“I was taught in the academy that how we are perceived is important,” says Yepes, his polished black boots giving off a glossy sheen. “I don’t want any of my officers looking like a soup sandwich. If they do, some of the criminals are likely to test them.”
His personal mobile phone pings, indicating his 14-year-old son has just gotten home. Yepes’ phone also automatically goes off when his son arrives at and leaves school.
His daughter has a slightly looser leash.
RHYTHMS OF THE NIGHT
From his computer inside the Tahoe, Yepes monitors calls as they are placed in a queue by dispatchers. As a patrol sergeant, he has the freedom to decide which calls to roll to.
A big part of his job is making sure calls “come off the board” in a timely manner — even low-level ones. Yepes gets antsy if routine calls aren’t responded to within an hour.
During parts of his shift when he has time, Yepes will review on the computer reports coming in from officers in the field.
“At the end of the shift (when fatigue sets in), they get harder to read,” Yepes says.
Yepes and Phillips divide up the city, with Yepes handling west and south. Later, graveyard shift sergeants will join them.
As a sergeant, Yepes doesn’t want to create more work for his officers by initiating lots of stops.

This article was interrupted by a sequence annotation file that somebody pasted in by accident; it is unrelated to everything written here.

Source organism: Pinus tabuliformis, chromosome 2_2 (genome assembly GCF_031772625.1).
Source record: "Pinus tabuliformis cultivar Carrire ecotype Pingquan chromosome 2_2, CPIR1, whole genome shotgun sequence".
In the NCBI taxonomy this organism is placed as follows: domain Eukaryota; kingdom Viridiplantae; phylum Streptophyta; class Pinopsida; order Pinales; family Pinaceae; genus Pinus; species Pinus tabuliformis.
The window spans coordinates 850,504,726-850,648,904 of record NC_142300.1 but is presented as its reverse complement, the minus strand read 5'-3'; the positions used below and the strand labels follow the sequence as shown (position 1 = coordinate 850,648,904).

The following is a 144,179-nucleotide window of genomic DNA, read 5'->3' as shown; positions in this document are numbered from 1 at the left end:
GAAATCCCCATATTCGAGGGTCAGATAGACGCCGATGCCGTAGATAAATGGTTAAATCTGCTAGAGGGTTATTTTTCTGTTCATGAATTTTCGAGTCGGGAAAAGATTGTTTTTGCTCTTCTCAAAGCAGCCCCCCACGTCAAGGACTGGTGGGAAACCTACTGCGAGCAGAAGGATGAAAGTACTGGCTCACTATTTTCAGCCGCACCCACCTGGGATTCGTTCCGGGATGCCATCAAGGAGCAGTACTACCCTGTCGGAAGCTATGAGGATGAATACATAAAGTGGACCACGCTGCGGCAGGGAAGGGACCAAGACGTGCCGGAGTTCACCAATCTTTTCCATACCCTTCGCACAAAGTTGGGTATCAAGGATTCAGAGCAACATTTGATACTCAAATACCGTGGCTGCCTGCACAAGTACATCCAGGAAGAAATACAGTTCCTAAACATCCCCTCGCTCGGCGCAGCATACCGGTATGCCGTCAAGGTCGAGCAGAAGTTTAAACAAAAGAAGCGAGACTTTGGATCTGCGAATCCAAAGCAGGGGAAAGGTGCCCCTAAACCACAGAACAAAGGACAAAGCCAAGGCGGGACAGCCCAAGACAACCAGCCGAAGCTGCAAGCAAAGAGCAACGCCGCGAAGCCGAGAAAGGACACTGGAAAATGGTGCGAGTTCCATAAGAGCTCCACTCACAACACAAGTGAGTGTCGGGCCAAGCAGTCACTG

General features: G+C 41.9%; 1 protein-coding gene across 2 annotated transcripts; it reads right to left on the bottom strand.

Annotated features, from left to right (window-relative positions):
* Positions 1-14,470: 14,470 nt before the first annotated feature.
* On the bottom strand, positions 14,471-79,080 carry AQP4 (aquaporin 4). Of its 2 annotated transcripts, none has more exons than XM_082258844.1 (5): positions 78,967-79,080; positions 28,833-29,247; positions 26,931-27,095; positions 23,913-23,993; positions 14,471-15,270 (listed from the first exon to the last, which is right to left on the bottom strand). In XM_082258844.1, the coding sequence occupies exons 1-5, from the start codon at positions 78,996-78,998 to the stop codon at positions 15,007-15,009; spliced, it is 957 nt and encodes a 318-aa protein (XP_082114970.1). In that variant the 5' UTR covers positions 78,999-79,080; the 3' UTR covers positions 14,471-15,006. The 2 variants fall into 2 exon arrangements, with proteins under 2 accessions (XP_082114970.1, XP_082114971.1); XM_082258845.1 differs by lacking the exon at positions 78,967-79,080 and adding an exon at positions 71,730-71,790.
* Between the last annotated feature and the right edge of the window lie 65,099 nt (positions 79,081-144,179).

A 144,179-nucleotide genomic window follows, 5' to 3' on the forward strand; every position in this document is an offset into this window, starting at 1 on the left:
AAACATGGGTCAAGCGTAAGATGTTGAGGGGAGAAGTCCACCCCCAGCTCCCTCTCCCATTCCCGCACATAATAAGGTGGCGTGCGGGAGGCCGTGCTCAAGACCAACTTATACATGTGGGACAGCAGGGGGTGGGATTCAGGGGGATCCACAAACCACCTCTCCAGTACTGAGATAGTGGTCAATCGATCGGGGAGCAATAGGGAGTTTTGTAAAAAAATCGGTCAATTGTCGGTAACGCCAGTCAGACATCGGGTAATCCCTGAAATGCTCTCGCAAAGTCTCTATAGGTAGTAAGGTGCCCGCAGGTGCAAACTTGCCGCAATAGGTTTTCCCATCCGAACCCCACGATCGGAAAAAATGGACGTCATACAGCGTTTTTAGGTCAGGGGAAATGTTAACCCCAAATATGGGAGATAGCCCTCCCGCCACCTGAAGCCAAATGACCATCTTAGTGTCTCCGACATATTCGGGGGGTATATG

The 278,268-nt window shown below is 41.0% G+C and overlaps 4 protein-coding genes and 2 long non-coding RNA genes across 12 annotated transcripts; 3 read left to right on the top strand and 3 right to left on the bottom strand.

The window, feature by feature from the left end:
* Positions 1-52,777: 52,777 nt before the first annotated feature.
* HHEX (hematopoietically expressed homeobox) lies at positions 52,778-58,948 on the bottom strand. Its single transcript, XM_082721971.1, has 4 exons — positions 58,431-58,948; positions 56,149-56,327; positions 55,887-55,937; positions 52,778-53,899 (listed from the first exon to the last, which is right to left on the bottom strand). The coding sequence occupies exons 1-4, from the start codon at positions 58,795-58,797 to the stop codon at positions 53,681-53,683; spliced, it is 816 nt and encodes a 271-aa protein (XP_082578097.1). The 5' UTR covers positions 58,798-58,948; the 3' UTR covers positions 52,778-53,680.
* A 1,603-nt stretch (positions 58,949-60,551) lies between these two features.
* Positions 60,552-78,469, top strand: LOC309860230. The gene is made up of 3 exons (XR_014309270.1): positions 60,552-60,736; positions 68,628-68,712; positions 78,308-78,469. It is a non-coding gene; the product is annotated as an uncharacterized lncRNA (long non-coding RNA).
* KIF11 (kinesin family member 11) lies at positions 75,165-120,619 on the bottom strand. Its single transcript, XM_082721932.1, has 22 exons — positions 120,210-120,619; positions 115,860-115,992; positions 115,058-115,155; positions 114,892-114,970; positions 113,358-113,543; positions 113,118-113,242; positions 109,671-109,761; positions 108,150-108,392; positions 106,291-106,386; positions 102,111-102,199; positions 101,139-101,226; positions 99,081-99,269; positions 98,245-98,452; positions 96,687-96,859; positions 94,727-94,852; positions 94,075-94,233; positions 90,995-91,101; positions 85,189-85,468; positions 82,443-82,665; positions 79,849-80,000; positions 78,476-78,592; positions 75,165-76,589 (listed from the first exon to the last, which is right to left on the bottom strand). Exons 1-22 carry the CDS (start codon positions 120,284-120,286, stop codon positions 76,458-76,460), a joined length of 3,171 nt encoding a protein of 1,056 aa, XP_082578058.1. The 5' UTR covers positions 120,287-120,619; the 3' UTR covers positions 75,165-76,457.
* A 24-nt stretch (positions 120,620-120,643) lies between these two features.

A Mustang GT swerves in and out of lanes.
Yepes decides to pull over the driver, who failed to use a blinker. He gives a warning to the motorist, a young man who tells Yepes he’s rushing to school from work.
Being a cop has made Yepes a cautious driver.
“My wife makes fun of me because I drive so slow,” Yepes says. “She calls me an old man.”
Yepes decides to roll to a call of a suspicious vehicle parked in a small strip mall. Two patrol officers greet him at the scene. A woman tells them she has permission from a business owner to keep the broken-down, covered car there.
“A big part of being a patrol sergeant is managing people’s personalities,” Yepes says after he gets back in his car. “Sometimes you have to be stern, other times you have to finesse.